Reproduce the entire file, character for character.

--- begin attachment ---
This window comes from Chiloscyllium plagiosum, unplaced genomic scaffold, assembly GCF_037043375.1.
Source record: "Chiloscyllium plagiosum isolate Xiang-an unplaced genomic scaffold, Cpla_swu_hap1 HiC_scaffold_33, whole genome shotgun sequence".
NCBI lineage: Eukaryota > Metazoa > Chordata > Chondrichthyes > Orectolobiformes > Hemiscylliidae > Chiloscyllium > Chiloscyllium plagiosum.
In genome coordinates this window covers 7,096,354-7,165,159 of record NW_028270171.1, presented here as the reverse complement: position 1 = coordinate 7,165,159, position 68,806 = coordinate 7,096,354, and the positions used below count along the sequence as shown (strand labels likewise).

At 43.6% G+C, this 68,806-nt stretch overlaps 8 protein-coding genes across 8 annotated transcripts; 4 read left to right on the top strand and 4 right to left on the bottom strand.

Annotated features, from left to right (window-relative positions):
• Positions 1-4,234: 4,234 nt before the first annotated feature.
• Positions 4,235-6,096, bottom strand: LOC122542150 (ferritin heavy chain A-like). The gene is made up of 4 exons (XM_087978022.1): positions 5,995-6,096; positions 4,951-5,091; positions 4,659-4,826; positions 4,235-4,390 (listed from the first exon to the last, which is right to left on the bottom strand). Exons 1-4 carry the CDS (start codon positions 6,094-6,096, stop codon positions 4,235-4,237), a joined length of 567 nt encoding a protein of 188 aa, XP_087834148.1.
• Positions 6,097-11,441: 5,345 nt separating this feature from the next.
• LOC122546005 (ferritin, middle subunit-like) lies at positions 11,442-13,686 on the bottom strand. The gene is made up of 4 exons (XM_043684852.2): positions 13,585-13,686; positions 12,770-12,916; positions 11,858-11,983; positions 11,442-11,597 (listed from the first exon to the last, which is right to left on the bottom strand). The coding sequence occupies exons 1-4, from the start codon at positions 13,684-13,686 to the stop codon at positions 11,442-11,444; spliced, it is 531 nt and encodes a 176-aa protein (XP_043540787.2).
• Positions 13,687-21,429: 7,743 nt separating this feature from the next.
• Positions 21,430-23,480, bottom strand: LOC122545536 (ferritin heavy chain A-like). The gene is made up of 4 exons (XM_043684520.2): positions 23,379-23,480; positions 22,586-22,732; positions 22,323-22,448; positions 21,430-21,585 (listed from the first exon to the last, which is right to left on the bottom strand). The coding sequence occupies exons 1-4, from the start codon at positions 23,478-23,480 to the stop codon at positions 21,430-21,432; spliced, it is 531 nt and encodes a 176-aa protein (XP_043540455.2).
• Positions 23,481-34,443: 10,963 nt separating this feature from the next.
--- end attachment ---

This window comes from Chiloscyllium plagiosum, unplaced genomic scaffold, assembly GCF_037043375.1.
Source record: "Chiloscyllium plagiosum isolate Xiang-an unplaced genomic scaffold, Cpla_swu_hap1 HiC_scaffold_33, whole genome shotgun sequence".
NCBI lineage: Eukaryota > Metazoa > Chordata > Chondrichthyes > Orectolobiformes > Hemiscylliidae > Chiloscyllium > Chiloscyllium plagiosum.
In genome coordinates this window covers 7,096,354-7,165,159 of record NW_028270171.1, presented here as the reverse complement: position 1 = coordinate 7,165,159, position 68,806 = coordinate 7,096,354, and the positions used below count along the sequence as shown (strand labels likewise).

At 43.6% G+C, this 68,806-nt stretch overlaps 8 protein-coding genes across 8 annotated transcripts; 4 read left to right on the top strand and 4 right to left on the bottom strand.

Annotated features, from left to right (window-relative positions):
• Positions 1-4,234: 4,234 nt before the first annotated feature.
• Positions 4,235-6,096, bottom strand: LOC122542150 (ferritin heavy chain A-like). The gene is made up of 4 exons (XM_087978022.1): positions 5,995-6,096; positions 4,951-5,091; positions 4,659-4,826; positions 4,235-4,390 (listed from the first exon to the last, which is right to left on the bottom strand). Exons 1-4 carry the CDS (start codon positions 6,094-6,096, stop codon positions 4,235-4,237), a joined length of 567 nt encoding a protein of 188 aa, XP_087834148.1.
• Positions 6,097-11,441: 5,345 nt separating this feature from the next.
• LOC122546005 (ferritin, middle subunit-like) lies at positions 11,442-13,686 on the bottom strand. The gene is made up of 4 exons (XM_043684852.2): positions 13,585-13,686; positions 12,770-12,916; positions 11,858-11,983; positions 11,442-11,597 (listed from the first exon to the last, which is right to left on the bottom strand). The coding sequence occupies exons 1-4, from the start codon at positions 13,684-13,686 to the stop codon at positions 11,442-11,444; spliced, it is 531 nt and encodes a 176-aa protein (XP_043540787.2).
• Positions 13,687-21,429: 7,743 nt separating this feature from the next.
• Positions 21,430-23,480, bottom strand: LOC122545536 (ferritin heavy chain A-like). The gene is made up of 4 exons (XM_043684520.2): positions 23,379-23,480; positions 22,586-22,732; positions 22,323-22,448; positions 21,430-21,585 (listed from the first exon to the last, which is right to left on the bottom strand). The coding sequence occupies exons 1-4, from the start codon at positions 23,478-23,480 to the stop codon at positions 21,430-21,432; spliced, it is 531 nt and encodes a 176-aa protein (XP_043540455.2).
• Positions 23,481-34,443: 10,963 nt separating this feature from the next.